Regarding height, the only referenced "official" height is 111 feet from Geocashing.com. A benchmark is placed on the top of the Burnham Battery by the National Geodetic Survey.

The hill has been measured over several U.S. Coastal Surveys with either no height mentioned or several different heights: 116' (1868 Map of Point San Jose), 115' (1926 survey), and the current 111 feet.
Map of San Francisco Bay depths from 1926 U.S. Coastal Survey map "San Francisco Entrance, California"

National Geodetic Survey benchmark marking high point at Fort Mason.
Image: Geocashing.com, User: Rocky Road and Annie
Location of high point on battery roof. Image: Geocashing.com, User: cjf
View of Burnham Battery roof with Pacific Heights and Sutro Tower in the background.


Views and Prominence
As mentioned in the Hunters Point Hill post, there are few hills at this low height. Only Rincon Hill (105'), Alice Griffith Hill (75') and Irish Hill (50') are shorter, with Hunters Point Hill rising higher to 125 feet.

What makes these hills noteworthy is their proximity to the bay, especially Black Point with its steep bluff overlooking the bay. As you can see in some of the photos, the hill does not stand out as dramatically as others. However views from the top of the hill show the steepness of the hill and the dramatic views of Alcatraz Island and overlooking the bay.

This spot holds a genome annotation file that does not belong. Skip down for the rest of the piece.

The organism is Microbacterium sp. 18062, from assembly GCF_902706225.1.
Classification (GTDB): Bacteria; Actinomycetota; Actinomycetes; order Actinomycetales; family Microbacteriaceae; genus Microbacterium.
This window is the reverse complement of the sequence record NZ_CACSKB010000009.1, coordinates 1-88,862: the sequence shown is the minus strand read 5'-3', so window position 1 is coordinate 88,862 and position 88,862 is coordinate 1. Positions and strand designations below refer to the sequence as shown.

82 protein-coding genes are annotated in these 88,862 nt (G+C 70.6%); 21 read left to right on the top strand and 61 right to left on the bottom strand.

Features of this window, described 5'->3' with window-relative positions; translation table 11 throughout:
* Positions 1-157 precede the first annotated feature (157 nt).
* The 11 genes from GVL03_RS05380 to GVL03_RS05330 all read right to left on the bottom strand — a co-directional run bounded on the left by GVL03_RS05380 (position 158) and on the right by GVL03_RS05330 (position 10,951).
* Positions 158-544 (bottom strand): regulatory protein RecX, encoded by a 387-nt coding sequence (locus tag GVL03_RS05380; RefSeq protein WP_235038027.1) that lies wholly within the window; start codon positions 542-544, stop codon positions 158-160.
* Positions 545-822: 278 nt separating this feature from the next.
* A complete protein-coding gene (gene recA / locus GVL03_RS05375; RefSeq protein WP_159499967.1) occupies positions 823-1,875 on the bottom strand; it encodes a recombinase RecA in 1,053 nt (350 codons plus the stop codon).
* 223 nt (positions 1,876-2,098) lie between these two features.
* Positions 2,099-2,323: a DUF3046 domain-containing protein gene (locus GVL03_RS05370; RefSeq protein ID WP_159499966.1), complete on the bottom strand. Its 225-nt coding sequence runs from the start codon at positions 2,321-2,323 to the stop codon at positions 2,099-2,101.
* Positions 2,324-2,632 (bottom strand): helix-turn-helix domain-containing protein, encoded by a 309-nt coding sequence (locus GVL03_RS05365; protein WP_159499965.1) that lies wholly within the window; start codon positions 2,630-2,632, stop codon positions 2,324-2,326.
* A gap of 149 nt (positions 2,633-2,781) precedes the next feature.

View from the top of Black Point, overlooking the Municipal Pier at Aquatic Park, with Alcatraz and Angel Island in the distance.

Looking east to Fort Mason and Black Point from Marina Green


View of Aquatic Park Cove and Hyde Street Pier at Fishermans Wharf from Black Point. Haskell House is to the left.
Aerial view looking southeast to Fort Mason Center and Fort Mason. Note the brown bluff leading up to the hill. Image: FortMason.org
Thank you to Amy Hoke and Craig Scott at Fort Mason for their help in researching the history and height of Black Point. If you're interested in finding a more comprehensive list of San Francisco's hills I suggest going to SF Gazetteer, or to 47hills.com. SF Gazetteer is true to its word when it states "The most complete and accurate list of San Francisco hills." Incidentally, both Black Point and Hunters Point Hill are not on the SF Gazetteer's "How Many Hills are there in San Francisco?" list. That said, I am in a huge debt to all the work that SF Gazetteer did to compile its list of over 70 hills and the research on each of them. 47 Hills has a shorter list but many more photographs of the hills, or the view from them.

5 comments:

  1. I love this forgotten hill and am happy to learn the (probable) name. I'm a fan of historic large artillery (read: old cannons) and the one here is one of my favorites outside of the Presidio.

    I look forward to thinking about this great post on my next bike ride up and down all 111' feet of this. I just noticed that someone complained about this hill on their Yelp review of the hostel there. Ha!